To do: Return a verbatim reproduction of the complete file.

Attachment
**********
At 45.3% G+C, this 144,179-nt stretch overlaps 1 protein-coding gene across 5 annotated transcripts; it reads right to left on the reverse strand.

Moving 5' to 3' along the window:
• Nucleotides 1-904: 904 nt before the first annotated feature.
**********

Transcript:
At 45.3% G+C, this 144,179-nt stretch overlaps 1 protein-coding gene across 5 annotated transcripts; it reads right to left on the reverse strand.

Moving 5' to 3' along the window:
• Nucleotides 1-904: 904 nt before the first annotated feature.